Review: Gang War


Gang War is a little known film from 1958 starring a soon to be big star, Charles Bronson. This film is one of 4 films Bronson would star in, in 1958. The one that has grew to cult status is Roger Corman’s Machine-Gun Kelly. The other 3 have not had as much success over the years.

This film is directed by Gene Fowler Jr. and is based on a book by Ovid Demaris.  This is a short B-movie of only 75 minutes. I am kind of surprised this hasn’t found a cult following itself. Not only for having an early performance from a major star like Bronson, but for it’s fun performances from the rest of the cast.


Bronson plays a school teacher that is out late one night, getting medicine for his pregnant wife, when he witnesses a man murdered by two thugs. He soon is recruited by the police as a star witness against the two thugs. The thugs work for a major mafia boss, and the police figure they can get the two thugs to snitch on their boss, rather then go to prison for murder. The police promise to keep our hero’s identity secret, but a cop on the mob boss’s payroll tells the papers and the mob our hero’s identity.

The boss sends his ex-pro boxer, bodyguard to scare Bronson’s wife, but he scares her a little to much and kills her. Bronson is out for revenge, but will the mob boss’s other enemies beat him to it?


Bronson has a good performance in this film, playing it straight and a little subdued. The rest of the cast seemed to know they are in a cheap B-movie film noir and camp it up and go just enough over the top to not be annoying and still be entertaining.


John Doucette plays our mob boss and he steals the show. With an odd fetish or two and a cadence with his dialog that is fun to listen to. Telling his girlfriend to read a book while he talks about how the Chicago mafia screwed up at the St. Valentine’s Day Massacre is priceless.


Jennifer Holden a year after appearing with Elvis Presley in Jail House Rock, plays our mob boss’s girlfriend. She is the classic all looks and no brains bimbo, or is she? With lines like “Minks don’t look good with bullet holes!” and “Dead men got no dough!” shows she may have more brains then one would think in the end. Holden only appeared in three films, Jail House Rock, then this one and a small role in the western Buchanan Rides Alone(never seen it). I’m not sure what happened after 1958 and her film career, but I enjoyed her campy fun performance in this film.

Larry Gelbman plays the punch drunk ex-boxer Chester. He does a great job of playing the man that lives a breaths for his boss. He’s portrayal of a brain damaged thug is great fun!

Are you a die hard Charles Bronson fan? Are you looking for an entertaining and short B-movie film noir with a decent story and fun performances? This is the movie for you.



Review: Crime Wave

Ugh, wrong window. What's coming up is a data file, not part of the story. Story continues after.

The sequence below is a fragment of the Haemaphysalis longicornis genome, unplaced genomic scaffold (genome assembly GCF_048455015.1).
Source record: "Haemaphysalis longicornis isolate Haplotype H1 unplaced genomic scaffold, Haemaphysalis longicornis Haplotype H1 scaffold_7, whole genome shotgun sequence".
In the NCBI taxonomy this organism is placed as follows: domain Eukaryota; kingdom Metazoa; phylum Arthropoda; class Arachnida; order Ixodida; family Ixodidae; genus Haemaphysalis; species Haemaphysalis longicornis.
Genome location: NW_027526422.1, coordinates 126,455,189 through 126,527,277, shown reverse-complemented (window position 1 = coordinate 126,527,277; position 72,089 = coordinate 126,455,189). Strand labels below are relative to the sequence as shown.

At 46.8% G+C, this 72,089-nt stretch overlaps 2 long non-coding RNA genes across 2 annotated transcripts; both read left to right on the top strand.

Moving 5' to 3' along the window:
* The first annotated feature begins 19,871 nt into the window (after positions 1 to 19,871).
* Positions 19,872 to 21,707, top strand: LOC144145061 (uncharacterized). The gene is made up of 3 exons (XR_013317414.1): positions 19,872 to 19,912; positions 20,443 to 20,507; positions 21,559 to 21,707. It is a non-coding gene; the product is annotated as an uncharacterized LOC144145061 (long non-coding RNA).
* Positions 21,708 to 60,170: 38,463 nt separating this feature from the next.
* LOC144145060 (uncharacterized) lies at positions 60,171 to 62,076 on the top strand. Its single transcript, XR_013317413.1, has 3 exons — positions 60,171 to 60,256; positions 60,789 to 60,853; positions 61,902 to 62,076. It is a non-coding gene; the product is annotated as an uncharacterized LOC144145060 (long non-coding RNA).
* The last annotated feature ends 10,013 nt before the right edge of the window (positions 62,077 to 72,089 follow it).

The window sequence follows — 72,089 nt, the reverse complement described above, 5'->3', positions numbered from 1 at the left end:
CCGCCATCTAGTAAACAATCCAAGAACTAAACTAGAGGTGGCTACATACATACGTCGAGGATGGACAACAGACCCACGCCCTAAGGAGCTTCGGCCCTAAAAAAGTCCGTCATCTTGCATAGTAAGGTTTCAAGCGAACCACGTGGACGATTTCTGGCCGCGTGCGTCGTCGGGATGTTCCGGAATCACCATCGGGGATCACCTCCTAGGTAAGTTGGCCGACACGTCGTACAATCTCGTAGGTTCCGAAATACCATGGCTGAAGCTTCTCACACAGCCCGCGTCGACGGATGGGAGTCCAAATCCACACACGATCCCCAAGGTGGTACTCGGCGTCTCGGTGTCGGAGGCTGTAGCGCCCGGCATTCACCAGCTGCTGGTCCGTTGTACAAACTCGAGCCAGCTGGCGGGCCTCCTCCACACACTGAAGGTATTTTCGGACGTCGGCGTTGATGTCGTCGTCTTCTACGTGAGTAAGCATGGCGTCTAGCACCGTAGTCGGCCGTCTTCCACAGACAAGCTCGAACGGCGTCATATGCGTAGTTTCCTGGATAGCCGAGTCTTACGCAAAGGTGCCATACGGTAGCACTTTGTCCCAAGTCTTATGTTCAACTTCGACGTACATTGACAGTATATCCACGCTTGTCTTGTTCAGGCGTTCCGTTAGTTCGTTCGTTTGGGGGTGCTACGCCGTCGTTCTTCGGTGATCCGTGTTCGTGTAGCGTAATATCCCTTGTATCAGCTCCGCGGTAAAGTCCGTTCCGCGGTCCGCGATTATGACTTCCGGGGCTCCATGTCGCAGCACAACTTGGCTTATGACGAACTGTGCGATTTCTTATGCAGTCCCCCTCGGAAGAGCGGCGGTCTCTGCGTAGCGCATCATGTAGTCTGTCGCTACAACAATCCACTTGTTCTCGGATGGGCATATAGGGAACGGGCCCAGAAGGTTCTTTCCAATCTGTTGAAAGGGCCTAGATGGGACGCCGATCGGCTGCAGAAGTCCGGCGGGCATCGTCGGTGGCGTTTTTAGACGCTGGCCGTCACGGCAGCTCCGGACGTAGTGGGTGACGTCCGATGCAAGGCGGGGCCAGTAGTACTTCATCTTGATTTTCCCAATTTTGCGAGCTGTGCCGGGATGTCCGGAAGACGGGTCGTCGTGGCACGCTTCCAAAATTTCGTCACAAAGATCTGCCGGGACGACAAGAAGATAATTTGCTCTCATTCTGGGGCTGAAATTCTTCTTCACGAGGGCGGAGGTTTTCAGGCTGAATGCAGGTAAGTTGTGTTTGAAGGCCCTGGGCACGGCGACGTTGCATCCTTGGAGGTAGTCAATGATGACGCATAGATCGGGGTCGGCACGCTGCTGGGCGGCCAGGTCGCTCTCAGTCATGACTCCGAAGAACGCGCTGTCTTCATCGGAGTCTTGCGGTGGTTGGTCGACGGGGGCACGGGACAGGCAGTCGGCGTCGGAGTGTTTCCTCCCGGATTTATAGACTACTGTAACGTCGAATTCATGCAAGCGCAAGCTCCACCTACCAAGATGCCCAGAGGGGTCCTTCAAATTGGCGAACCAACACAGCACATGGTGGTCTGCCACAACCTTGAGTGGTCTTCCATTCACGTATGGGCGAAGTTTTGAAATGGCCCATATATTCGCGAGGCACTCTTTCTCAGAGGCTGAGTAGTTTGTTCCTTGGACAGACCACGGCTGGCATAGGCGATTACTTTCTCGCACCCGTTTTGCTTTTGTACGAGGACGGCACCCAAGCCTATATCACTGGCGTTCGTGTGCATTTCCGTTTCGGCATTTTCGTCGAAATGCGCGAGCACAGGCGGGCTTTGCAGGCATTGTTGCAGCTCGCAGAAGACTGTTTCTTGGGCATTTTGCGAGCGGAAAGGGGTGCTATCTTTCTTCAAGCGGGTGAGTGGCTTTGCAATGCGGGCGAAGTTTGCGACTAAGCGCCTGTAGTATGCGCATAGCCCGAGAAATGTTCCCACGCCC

Crime Wave is a classic film noir from 1954 staring Sterling Hayden as a police detective this time instead of the criminal. This film is Directed by André De Toth who made this film under budget and in only 13 days!  The studio scheduled this for a 35 day shot and De Toth said he could do it in 15, he beat that.  The studio wanted Ava Gardner and Humphrey Bogart, but De Toth said he could do this faster and come in under budget if he got to pick the stars.  De Toth wanted Hayden and this is how he got him.

For me Gene Nelson is the center of the story and this was his first dramatic role.  He was more known as a dancer and appeared in a number of musicals.  Phyllis Kirk plays Nelson’s wife and pretty much is just a pretty face in this.  Nelson of course is trying to keep her safe, but Kirk really is hard to read in this role as the sacred housewife.  Timothy Carey has a small uncredited role, but it stood out to me.  The biggest small role goes to Charles Buchinsky who plays one of the thugs that recently escaped prison.  Buchinsky is a scary tough guy with a hard edge to him, he later changed his name to something you may recognize,  Charles Bronson.

Our story starts out with three escaped convicts robbing a gas station.  They get away but one is shot and not doing to well.  Hayden is the lead detective on the case and one of his leads is an old prison cellmate who is trying to get his life on the straight and narrow(played by Nelson).  He is married now and has a good job, but Hayden is suspicious.  Soon the shot escapee shows up at Nelson’s apartment with a veterinarian that is known to work on the occasional injured criminal.  The doctor is too late and the man dies in Nelson’s apartment.    Soon Hayden shows up at the apartment and all hell breaks loose.

This is a very good movie all film noir fans will love.  It is also a great film for Hayden fans as well as Bronson fans who would like to see some of his early work.

Favorite Tidbit:  This movie was an inspiration for part of Quentin Tarantino’s Reservoir Dogs and part of the screenplay is dedicated to director André De Toth.